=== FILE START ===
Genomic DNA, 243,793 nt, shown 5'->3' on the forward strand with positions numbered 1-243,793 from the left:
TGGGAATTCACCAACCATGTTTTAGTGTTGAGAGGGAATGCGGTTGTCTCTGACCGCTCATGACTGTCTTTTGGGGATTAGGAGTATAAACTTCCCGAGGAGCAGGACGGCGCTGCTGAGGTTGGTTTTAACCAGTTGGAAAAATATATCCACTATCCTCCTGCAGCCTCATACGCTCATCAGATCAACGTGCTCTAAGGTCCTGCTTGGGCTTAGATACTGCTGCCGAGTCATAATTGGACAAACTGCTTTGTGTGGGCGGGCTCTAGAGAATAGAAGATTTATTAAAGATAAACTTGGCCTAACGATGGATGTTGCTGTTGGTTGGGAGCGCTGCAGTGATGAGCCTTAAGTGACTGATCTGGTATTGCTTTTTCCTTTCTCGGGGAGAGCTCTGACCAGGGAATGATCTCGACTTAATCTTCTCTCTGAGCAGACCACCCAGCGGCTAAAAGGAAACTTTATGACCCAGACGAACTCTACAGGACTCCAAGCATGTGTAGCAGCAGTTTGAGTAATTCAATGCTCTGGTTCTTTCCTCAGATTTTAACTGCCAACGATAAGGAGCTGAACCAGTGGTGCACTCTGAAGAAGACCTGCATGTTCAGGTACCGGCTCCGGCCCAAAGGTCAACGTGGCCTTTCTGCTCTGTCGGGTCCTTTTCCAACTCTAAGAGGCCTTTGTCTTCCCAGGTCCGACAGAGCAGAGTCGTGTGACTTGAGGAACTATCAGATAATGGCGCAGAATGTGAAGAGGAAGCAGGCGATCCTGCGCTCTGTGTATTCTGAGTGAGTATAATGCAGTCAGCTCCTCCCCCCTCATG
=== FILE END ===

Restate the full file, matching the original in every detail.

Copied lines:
Genomic DNA, 243,793 nt, shown 5'->3' on the forward strand with positions numbered 1-243,793 from the left:
TGGGAATTCACCAACCATGTTTTAGTGTTGAGAGGGAATGCGGTTGTCTCTGACCGCTCATGACTGTCTTTTGGGGATTAGGAGTATAAACTTCCCGAGGAGCAGGACGGCGCTGCTGAGGTTGGTTTTAACCAGTTGGAAAAATATATCCACTATCCTCCTGCAGCCTCATACGCTCATCAGATCAACGTGCTCTAAGGTCCTGCTTGGGCTTAGATACTGCTGCCGAGTCATAATTGGACAAACTGCTTTGTGTGGGCGGGCTCTAGAGAATAGAAGATTTATTAAAGATAAACTTGGCCTAACGATGGATGTTGCTGTTGGTTGGGAGCGCTGCAGTGATGAGCCTTAAGTGACTGATCTGGTATTGCTTTTTCCTTTCTCGGGGAGAGCTCTGACCAGGGAATGATCTCGACTTAATCTTCTCTCTGAGCAGACCACCCAGCGGCTAAAAGGAAACTTTATGACCCAGACGAACTCTACAGGACTCCAAGCATGTGTAGCAGCAGTTTGAGTAATTCAATGCTCTGGTTCTTTCCTCAGATTTTAACTGCCAACGATAAGGAGCTGAACCAGTGGTGCACTCTGAAGAAGACCTGCATGTTCAGGTACCGGCTCCGGCCCAAAGGTCAACGTGGCCTTTCTGCTCTGTCGGGTCCTTTTCCAACTCTAAGAGGCCTTTGTCTTCCCAGGTCCGACAGAGCAGAGTCGTGTGACTTGAGGAACTATCAGATAATGGCGCAGAATGTGAAGAGGAAGCAGGCGATCCTGCGCTCTGTGTATTCTGAGTGAGTATAATGCAGTCAGCTCCTCCCCCCTCATG